Column: Craft Connects
Despite baseball still being hailed as America’s pastime, other sports have replaced baseball in American culture.
The criticism is easy to spot by simply scrolling through social media posts and comments. People think it is slow, boring and unathletic.
I played baseball for 14 years, and I fully agree with every complaint thrown against the sport. I dread when the games last longer than four hours, the 162-game season makes each individual game feel unimportant, and players like Pablo Sandoval are not as captivating as Aaron Donald or LeBron James.
I mention my former playing career because sometimes people claim that baseball is more fun to play than it is to watch. This may be true if you are just lobbing batting practice to your friends on a sunny day, but in terms of competitive baseball, I spent far more time chewing sunflower seeds on the field than I did doing anything productive.
However, this is the nature of the sport, and these are the reasons that baseball will always remain my favorite sport.
Exciting moments define football and basketball, with dazzling highlight reels appearing on a game-by-game basis. Poster dunks and ridiculous one-handed grabs amaze audiences constantly. Baseball often lacks these, and that is part of the appeal.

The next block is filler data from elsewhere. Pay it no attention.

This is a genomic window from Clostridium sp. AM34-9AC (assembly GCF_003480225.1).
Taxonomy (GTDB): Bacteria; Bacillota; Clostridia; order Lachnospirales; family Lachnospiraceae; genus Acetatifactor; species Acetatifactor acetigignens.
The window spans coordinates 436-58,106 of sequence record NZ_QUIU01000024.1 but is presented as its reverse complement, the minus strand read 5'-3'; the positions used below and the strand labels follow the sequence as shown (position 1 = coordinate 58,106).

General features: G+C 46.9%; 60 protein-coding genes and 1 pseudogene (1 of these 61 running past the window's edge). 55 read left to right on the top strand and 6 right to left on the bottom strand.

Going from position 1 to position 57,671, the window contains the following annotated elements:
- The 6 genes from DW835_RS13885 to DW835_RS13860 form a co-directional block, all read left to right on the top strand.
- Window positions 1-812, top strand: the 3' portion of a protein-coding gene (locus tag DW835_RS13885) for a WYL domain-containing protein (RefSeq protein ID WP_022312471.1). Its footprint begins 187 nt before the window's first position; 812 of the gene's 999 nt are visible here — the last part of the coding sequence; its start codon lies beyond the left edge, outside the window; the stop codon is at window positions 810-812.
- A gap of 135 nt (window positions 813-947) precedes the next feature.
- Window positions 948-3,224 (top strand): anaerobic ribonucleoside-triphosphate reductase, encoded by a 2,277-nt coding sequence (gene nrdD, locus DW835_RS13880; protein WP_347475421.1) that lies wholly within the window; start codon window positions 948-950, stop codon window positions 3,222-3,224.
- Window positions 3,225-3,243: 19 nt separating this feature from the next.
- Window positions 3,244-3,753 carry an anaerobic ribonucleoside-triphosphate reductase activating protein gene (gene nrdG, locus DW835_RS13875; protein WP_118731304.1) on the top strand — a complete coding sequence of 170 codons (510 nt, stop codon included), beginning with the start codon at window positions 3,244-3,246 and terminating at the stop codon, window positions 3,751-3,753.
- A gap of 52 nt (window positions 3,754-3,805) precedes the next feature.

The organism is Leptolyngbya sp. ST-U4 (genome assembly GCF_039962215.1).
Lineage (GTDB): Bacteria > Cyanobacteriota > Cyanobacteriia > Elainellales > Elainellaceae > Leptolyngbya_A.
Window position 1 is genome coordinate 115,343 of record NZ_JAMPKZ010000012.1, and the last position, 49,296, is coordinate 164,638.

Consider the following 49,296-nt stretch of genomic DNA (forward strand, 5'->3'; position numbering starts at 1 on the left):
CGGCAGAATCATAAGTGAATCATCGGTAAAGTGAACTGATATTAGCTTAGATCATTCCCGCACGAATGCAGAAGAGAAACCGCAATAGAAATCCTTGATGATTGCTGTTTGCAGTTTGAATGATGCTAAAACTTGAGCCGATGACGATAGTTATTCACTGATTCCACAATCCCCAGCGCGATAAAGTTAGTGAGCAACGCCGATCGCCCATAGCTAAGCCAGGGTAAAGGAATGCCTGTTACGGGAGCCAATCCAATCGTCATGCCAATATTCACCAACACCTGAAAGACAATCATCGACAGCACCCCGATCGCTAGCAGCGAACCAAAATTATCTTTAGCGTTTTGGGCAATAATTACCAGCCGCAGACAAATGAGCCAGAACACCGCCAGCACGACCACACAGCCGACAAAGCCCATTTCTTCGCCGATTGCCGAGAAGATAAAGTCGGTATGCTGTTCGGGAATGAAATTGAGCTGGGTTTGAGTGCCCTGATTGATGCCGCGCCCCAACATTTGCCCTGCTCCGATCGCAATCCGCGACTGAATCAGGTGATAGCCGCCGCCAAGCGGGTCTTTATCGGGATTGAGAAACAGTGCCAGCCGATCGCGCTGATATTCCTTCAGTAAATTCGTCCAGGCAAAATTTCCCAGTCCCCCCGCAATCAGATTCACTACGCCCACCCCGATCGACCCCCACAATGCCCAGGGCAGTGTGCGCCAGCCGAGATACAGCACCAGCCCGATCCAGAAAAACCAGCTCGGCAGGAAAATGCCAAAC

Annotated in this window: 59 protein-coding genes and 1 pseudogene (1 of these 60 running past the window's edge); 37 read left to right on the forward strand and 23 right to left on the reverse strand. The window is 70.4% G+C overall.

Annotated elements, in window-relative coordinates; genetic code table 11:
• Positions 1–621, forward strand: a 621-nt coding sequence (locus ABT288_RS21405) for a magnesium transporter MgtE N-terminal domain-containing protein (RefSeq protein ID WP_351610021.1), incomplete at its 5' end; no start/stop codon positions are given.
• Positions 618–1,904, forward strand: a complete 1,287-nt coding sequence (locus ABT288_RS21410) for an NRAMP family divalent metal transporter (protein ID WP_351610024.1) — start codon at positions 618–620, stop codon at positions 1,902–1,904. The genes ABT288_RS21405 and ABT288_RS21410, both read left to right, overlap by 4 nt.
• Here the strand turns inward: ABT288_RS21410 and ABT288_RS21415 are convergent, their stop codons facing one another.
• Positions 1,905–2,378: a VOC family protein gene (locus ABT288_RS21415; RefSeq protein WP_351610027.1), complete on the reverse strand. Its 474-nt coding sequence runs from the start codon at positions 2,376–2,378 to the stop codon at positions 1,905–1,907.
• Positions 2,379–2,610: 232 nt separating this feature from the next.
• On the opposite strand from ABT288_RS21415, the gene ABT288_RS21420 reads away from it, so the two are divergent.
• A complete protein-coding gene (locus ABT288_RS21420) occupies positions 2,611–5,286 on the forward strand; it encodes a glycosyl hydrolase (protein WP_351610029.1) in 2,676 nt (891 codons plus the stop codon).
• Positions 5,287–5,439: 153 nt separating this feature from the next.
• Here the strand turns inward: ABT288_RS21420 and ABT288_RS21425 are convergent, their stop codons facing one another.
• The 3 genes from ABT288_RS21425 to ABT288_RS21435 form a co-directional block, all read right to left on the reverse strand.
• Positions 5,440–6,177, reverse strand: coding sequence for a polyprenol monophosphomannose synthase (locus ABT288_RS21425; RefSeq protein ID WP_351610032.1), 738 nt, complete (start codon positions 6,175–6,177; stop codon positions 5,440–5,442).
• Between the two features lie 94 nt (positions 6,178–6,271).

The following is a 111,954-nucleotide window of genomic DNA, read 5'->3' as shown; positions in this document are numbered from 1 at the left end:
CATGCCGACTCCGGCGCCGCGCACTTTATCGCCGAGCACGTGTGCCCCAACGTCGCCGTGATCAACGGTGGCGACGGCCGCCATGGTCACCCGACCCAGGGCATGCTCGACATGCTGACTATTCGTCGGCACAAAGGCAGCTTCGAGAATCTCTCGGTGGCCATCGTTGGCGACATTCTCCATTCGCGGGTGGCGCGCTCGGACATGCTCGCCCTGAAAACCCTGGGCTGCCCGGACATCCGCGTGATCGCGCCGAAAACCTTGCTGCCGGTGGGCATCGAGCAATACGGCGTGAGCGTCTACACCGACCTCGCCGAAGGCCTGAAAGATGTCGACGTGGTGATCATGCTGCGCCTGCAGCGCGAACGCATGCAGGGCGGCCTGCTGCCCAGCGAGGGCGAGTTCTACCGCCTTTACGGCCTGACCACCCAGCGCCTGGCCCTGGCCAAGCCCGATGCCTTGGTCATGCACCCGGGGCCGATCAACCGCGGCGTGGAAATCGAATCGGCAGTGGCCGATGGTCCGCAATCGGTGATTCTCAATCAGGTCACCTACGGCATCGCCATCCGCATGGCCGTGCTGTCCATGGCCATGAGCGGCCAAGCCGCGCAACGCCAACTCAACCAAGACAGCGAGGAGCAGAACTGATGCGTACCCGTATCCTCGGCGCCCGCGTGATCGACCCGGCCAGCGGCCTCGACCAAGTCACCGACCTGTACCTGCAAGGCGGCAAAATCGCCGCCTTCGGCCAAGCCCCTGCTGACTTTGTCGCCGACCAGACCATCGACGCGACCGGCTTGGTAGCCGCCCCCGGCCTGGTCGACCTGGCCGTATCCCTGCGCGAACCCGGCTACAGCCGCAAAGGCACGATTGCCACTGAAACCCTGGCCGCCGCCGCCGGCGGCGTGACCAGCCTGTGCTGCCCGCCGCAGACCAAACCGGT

Baseball represents a different type of entertainment than these other sports. Not every game is exciting – but not every game needs to be exciting. Instead, baseball offers a retreat for a few hours that most other sports fail to capture.
Whether you are playing or watching, baseball is a calm game for the majority of the time. Instead of constantly demanding your attention, the sport presents you with many opportunities to rest and process what is occurring in front of you.
In a world constantly flowing with no time for breaks as it jumps from one topic to the next, this change of pace is relaxing.
So-called boring baseball games offer time to expand your knowledge upon a league with one of the richest histories in sports. The history of players like Roberto Clemente and Ted Williams are incredibly difficult to call uninteresting.
None of this is to say that baseball does not offer exciting moments. When Bryce Harper strolled into Nationals Park for the first time since leaving the Washington Nationals and proceeded to blast a home run and then flip his bat, it was must-see TV.
When pitchers like Max Scherzer, Jacob DeGrom and Clayton Kershaw step onto the mound, the viewers enter into a trance, crowds audibly gasping whenever the pitchers allow their first hits of the afternoon. Whenever a player of their caliber trots onto the field, people get invested.
Baseball can be dull, but sometimes that is the point, while other times it offers excitement rivaling any sport.